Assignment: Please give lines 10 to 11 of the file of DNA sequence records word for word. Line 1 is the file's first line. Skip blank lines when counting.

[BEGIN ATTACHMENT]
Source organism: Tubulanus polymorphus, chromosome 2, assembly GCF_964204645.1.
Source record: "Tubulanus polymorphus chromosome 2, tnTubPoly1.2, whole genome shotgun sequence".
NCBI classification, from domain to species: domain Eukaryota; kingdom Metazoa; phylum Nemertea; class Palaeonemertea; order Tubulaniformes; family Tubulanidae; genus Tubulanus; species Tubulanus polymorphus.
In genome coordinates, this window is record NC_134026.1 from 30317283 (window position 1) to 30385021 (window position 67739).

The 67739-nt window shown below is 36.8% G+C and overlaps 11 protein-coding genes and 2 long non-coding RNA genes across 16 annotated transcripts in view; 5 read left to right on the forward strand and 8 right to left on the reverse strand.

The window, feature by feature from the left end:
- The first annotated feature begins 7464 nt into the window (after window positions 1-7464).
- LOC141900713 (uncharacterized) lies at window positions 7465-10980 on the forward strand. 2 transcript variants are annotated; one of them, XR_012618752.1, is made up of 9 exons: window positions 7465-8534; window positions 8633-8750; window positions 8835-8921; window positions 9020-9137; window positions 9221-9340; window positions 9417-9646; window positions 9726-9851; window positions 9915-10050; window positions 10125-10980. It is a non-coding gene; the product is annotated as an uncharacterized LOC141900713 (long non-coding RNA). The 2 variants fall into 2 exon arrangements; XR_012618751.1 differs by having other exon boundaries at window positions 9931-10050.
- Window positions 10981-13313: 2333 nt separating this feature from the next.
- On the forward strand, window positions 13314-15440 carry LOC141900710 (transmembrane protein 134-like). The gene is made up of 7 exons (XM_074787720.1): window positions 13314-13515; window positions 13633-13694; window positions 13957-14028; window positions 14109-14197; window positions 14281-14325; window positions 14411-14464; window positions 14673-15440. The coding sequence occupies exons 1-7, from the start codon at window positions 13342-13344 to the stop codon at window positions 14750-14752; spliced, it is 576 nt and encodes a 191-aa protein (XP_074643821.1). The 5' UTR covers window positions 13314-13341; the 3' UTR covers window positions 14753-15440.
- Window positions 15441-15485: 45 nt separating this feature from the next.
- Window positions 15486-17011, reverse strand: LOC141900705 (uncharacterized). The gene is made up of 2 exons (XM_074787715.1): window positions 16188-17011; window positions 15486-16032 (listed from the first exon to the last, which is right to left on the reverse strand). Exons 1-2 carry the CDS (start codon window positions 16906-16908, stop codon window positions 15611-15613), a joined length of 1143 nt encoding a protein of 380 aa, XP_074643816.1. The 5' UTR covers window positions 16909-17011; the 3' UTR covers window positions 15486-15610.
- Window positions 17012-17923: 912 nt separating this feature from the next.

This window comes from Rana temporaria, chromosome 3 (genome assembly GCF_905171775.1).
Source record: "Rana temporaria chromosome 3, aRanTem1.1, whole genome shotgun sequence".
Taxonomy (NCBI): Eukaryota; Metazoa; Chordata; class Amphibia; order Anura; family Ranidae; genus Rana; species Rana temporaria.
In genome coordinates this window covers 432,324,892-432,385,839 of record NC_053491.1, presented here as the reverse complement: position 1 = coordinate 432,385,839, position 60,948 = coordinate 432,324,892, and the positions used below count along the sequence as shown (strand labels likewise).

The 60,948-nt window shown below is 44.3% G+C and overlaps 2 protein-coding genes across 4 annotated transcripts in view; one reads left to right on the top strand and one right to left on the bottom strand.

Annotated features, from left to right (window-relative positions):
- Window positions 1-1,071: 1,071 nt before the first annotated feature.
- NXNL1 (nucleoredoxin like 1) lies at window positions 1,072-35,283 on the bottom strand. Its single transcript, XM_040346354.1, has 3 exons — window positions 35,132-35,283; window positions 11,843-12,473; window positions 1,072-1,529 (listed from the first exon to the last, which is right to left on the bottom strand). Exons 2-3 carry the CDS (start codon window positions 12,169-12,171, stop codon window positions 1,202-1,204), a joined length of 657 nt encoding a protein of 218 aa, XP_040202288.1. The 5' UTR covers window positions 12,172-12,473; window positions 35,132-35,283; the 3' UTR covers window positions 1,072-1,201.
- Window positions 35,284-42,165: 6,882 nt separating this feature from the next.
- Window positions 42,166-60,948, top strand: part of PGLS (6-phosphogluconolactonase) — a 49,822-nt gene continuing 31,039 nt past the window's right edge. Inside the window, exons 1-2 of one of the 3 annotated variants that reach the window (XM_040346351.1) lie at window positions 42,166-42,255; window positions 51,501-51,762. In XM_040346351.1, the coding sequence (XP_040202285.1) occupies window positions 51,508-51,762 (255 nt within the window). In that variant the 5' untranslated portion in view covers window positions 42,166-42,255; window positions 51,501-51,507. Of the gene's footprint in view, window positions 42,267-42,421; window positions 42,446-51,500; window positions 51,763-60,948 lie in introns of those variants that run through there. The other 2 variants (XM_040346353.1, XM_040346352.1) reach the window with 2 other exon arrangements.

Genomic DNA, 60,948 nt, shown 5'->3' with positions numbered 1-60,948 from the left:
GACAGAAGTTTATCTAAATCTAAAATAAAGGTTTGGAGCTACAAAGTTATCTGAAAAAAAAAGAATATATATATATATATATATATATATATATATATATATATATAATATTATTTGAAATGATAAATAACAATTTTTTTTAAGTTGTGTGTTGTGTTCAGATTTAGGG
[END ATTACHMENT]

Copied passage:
- On the forward strand, window positions 13314-15440 carry LOC141900710 (transmembrane protein 134-like). The gene is made up of 7 exons (XM_074787720.1): window positions 13314-13515; window positions 13633-13694; window positions 13957-14028; window positions 14109-14197; window positions 14281-14325; window positions 14411-14464; window positions 14673-15440. The coding sequence occupies exons 1-7, from the start codon at window positions 13342-13344 to the stop codon at window positions 14750-14752; spliced, it is 576 nt and encodes a 191-aa protein (XP_074643821.1). The 5' UTR covers window positions 13314-13341; the 3' UTR covers window positions 14753-15440.
- Window positions 15441-15485: 45 nt separating this feature from the next.